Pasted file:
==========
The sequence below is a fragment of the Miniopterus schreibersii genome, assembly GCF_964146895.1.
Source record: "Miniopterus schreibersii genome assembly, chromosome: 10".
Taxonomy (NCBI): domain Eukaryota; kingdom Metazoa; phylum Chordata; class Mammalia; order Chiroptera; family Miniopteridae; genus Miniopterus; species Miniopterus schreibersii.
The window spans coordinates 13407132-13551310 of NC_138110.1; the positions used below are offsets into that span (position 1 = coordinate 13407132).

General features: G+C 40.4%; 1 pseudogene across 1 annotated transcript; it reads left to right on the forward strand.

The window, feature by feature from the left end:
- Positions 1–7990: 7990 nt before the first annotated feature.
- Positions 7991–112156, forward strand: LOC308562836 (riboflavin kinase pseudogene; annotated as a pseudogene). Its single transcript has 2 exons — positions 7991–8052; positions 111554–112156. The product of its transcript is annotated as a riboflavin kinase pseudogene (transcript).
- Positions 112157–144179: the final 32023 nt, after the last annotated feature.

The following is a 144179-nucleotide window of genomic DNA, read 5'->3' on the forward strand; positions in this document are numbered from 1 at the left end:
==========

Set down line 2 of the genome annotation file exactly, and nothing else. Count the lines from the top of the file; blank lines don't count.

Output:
Source record: "Miniopterus schreibersii genome assembly, chromosome: 10".